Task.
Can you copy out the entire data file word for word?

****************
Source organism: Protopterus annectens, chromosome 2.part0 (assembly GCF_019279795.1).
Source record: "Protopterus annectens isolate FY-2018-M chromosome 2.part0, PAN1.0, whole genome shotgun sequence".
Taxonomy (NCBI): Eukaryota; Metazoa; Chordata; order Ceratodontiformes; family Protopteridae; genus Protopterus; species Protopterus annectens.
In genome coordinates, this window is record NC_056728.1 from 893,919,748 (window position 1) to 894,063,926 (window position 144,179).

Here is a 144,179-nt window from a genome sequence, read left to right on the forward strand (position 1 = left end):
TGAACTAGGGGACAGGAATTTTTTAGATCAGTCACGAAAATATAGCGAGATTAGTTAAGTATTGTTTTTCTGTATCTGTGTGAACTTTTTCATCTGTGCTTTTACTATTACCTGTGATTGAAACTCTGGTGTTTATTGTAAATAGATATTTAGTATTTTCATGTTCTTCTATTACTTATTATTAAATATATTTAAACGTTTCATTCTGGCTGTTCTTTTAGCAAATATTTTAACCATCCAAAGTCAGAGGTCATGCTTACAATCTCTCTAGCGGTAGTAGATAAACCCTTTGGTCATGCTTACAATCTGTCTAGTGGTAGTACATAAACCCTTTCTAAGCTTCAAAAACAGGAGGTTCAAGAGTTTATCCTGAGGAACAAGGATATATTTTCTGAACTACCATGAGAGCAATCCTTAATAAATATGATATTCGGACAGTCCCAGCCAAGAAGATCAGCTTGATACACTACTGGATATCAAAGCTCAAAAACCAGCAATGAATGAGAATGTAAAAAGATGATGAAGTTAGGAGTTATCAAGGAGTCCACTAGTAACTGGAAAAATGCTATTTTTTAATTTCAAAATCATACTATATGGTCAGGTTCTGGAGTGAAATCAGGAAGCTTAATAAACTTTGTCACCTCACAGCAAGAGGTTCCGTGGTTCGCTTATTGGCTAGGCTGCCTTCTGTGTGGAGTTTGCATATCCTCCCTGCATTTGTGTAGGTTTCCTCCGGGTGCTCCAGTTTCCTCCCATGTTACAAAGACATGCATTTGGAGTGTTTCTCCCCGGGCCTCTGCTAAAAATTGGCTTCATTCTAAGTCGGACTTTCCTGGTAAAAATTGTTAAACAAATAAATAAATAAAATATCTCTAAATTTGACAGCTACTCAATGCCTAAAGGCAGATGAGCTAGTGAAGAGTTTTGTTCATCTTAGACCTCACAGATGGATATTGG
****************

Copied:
Source organism: Protopterus annectens, chromosome 2.part0 (assembly GCF_019279795.1).
Source record: "Protopterus annectens isolate FY-2018-M chromosome 2.part0, PAN1.0, whole genome shotgun sequence".
Taxonomy (NCBI): Eukaryota; Metazoa; Chordata; order Ceratodontiformes; family Protopteridae; genus Protopterus; species Protopterus annectens.
In genome coordinates, this window is record NC_056728.1 from 893,919,748 (window position 1) to 894,063,926 (window position 144,179).

Here is a 144,179-nt window from a genome sequence, read left to right on the forward strand (position 1 = left end):
TGAACTAGGGGACAGGAATTTTTTAGATCAGTCACGAAAATATAGCGAGATTAGTTAAGTATTGTTTTTCTGTATCTGTGTGAACTTTTTCATCTGTGCTTTTACTATTACCTGTGATTGAAACTCTGGTGTTTATTGTAAATAGATATTTAGTATTTTCATGTTCTTCTATTACTTATTATTAAATATATTTAAACGTTTCATTCTGGCTGTTCTTTTAGCAAATATTTTAACCATCCAAAGTCAGAGGTCATGCTTACAATCTCTCTAGCGGTAGTAGATAAACCCTTTGGTCATGCTTACAATCTGTCTAGTGGTAGTACATAAACCCTTTCTAAGCTTCAAAAACAGGAGGTTCAAGAGTTTATCCTGAGGAACAAGGATATATTTTCTGAACTACCATGAGAGCAATCCTTAATAAATATGATATTCGGACAGTCCCAGCCAAGAAGATCAGCTTGATACACTACTGGATATCAAAGCTCAAAAACCAGCAATGAATGAGAATGTAAAAAGATGATGAAGTTAGGAGTTATCAAGGAGTCCACTAGTAACTGGAAAAATGCTATTTTTTAATTTCAAAATCATACTATATGGTCAGGTTCTGGAGTGAAATCAGGAAGCTTAATAAACTTTGTCACCTCACAGCAAGAGGTTCCGTGGTTCGCTTATTGGCTAGGCTGCCTTCTGTGTGGAGTTTGCATATCCTCCCTGCATTTGTGTAGGTTTCCTCCGGGTGCTCCAGTTTCCTCCCATGTTACAAAGACATGCATTTGGAGTGTTTCTCCCCGGGCCTCTGCTAAAAATTGGCTTCATTCTAAGTCGGACTTTCCTGGTAAAAATTGTTAAACAAATAAATAAATAAAATATCTCTAAATTTGACAGCTACTCAATGCCTAAAGGCAGATGAGCTAGTGAAGAGTTTTGTTCATCTTAGACCTCACAGATGGATATTGG